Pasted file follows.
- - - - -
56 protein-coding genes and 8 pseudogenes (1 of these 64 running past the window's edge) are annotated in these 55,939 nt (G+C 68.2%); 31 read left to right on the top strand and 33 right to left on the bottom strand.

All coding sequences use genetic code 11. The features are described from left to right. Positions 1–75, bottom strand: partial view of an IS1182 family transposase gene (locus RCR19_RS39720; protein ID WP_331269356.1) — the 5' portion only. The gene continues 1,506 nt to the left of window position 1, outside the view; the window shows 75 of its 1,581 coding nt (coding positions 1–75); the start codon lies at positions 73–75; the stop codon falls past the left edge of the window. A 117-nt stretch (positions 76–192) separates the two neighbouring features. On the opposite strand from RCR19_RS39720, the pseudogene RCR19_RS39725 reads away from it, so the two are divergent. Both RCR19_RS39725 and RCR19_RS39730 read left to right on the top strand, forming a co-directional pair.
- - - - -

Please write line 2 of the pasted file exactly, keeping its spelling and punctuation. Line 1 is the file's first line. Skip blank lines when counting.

All coding sequences use genetic code 11. The features are described from left to right. Positions 1–75, bottom strand: partial view of an IS1182 family transposase gene (locus RCR19_RS39720; protein ID WP_331269356.1) — the 5' portion only. The gene continues 1,506 nt to the left of window position 1, outside the view; the window shows 75 of its 1,581 coding nt (coding positions 1–75); the start codon lies at positions 73–75; the stop codon falls past the left edge of the window. A 117-nt stretch (positions 76–192) separates the two neighbouring features. On the opposite strand from RCR19_RS39720, the pseudogene RCR19_RS39725 reads away from it, so the two are divergent. Both RCR19_RS39725 and RCR19_RS39730 read left to right on the top strand, forming a co-directional pair.